Maybe Robertson's virtuosity shouldn't be surprising to people versed in the ways of orchestras and who know that a conductor should be capable of filling in every part (even the kazoo) of a symphony. Those people probably know, too, that Robertson has a background in musical theater and that he is a genius.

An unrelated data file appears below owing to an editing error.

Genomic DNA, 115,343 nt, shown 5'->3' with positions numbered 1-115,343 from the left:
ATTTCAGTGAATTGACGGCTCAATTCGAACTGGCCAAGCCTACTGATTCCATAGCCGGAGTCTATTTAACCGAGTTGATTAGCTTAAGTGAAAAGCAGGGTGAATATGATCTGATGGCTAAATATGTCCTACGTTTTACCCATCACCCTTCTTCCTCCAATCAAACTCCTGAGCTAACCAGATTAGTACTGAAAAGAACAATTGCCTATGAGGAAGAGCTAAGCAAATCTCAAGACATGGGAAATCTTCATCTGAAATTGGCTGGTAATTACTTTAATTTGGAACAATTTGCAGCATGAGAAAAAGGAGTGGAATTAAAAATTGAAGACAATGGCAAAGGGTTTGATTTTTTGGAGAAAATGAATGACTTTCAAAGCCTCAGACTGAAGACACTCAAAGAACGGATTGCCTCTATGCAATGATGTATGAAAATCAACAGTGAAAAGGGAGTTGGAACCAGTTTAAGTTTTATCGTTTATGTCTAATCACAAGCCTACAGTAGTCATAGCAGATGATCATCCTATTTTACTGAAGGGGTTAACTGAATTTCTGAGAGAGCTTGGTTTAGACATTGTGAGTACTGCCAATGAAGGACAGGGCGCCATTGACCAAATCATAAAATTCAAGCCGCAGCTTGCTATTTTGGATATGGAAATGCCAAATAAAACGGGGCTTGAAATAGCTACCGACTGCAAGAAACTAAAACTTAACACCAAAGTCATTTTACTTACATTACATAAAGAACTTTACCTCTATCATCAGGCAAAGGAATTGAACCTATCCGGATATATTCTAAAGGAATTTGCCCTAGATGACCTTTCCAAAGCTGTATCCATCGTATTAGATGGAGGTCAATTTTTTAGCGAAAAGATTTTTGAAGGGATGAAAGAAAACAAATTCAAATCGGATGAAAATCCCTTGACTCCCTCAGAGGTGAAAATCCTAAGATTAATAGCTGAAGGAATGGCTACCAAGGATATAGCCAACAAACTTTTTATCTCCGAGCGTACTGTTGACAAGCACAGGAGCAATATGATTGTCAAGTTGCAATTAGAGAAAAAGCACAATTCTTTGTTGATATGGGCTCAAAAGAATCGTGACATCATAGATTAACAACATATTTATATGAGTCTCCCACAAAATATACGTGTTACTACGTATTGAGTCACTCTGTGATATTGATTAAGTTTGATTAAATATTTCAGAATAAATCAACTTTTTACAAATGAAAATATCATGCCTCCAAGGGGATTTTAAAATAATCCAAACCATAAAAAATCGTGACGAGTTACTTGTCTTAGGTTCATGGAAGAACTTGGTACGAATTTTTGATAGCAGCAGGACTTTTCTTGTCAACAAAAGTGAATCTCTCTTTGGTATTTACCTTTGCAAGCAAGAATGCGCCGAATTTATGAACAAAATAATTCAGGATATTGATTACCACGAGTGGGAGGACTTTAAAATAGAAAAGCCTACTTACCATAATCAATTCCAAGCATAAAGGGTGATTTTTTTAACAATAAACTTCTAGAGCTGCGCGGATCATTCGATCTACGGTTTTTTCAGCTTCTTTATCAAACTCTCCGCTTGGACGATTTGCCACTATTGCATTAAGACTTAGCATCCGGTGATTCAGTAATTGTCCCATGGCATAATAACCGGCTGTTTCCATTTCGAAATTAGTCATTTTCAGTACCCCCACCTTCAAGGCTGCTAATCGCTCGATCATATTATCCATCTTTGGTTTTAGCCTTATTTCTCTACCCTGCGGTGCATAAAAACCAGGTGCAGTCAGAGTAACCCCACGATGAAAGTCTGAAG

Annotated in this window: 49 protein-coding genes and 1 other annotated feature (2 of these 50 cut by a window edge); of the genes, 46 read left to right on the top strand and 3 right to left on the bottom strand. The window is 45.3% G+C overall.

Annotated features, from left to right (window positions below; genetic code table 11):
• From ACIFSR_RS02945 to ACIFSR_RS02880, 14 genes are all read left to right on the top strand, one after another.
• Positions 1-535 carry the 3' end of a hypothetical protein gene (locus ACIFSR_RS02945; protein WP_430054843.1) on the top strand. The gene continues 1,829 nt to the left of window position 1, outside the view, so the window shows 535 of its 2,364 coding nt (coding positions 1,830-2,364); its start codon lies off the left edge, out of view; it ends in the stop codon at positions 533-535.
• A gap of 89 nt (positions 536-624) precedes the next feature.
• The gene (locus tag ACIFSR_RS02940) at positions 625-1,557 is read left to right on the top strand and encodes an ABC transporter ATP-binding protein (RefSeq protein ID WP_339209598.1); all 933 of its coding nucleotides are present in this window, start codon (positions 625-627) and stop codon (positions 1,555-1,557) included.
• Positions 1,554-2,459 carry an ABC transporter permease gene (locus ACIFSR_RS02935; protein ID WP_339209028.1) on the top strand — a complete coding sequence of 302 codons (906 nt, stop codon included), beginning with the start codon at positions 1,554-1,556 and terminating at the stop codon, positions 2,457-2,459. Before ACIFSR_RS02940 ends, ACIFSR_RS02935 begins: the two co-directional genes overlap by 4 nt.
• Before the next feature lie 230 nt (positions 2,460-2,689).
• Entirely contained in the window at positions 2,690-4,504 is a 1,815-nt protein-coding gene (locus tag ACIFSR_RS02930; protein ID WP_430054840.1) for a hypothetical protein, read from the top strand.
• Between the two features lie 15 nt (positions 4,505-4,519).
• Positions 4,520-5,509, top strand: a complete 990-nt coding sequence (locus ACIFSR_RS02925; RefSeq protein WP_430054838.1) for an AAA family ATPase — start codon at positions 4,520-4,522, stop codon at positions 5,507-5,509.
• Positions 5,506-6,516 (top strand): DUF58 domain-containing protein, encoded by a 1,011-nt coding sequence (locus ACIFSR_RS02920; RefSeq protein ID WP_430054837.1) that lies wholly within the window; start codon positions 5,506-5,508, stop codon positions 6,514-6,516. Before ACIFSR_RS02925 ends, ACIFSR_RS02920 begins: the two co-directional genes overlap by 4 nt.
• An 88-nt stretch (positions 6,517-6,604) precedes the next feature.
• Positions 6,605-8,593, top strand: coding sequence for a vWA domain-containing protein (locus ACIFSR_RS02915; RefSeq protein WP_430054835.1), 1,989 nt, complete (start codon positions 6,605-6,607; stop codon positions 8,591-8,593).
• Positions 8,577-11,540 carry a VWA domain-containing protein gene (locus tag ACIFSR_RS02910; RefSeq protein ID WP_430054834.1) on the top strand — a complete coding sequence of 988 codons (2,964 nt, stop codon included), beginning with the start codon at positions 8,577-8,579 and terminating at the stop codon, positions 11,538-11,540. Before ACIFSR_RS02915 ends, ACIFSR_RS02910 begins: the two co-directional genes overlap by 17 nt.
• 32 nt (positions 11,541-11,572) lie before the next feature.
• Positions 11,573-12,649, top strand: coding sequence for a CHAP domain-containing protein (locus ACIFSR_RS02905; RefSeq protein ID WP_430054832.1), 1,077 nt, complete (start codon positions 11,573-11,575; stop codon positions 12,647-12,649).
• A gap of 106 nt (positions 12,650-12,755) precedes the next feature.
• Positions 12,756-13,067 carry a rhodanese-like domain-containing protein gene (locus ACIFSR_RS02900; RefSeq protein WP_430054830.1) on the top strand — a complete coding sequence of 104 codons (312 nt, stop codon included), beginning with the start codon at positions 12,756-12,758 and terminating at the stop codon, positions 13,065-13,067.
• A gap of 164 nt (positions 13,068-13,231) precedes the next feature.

Mr. Gruber intended for the texts to be delivered in a kind of speech-song, complete with nasal squawks and patter. You do not need a proper singing voice to perform the part, but you do have to be uninhibited. Mr. Robertson's performance was a tour de force of uninhibition.He spouted the words, performed in English translation, with crisp diction and rhythmic bite. When appropriate, he bent phrases with poignant sing-song sweetness. At times he was demonically intense, squeaking phrases like "That's how the mi-ma-monsterlet/goes dancing through our house."
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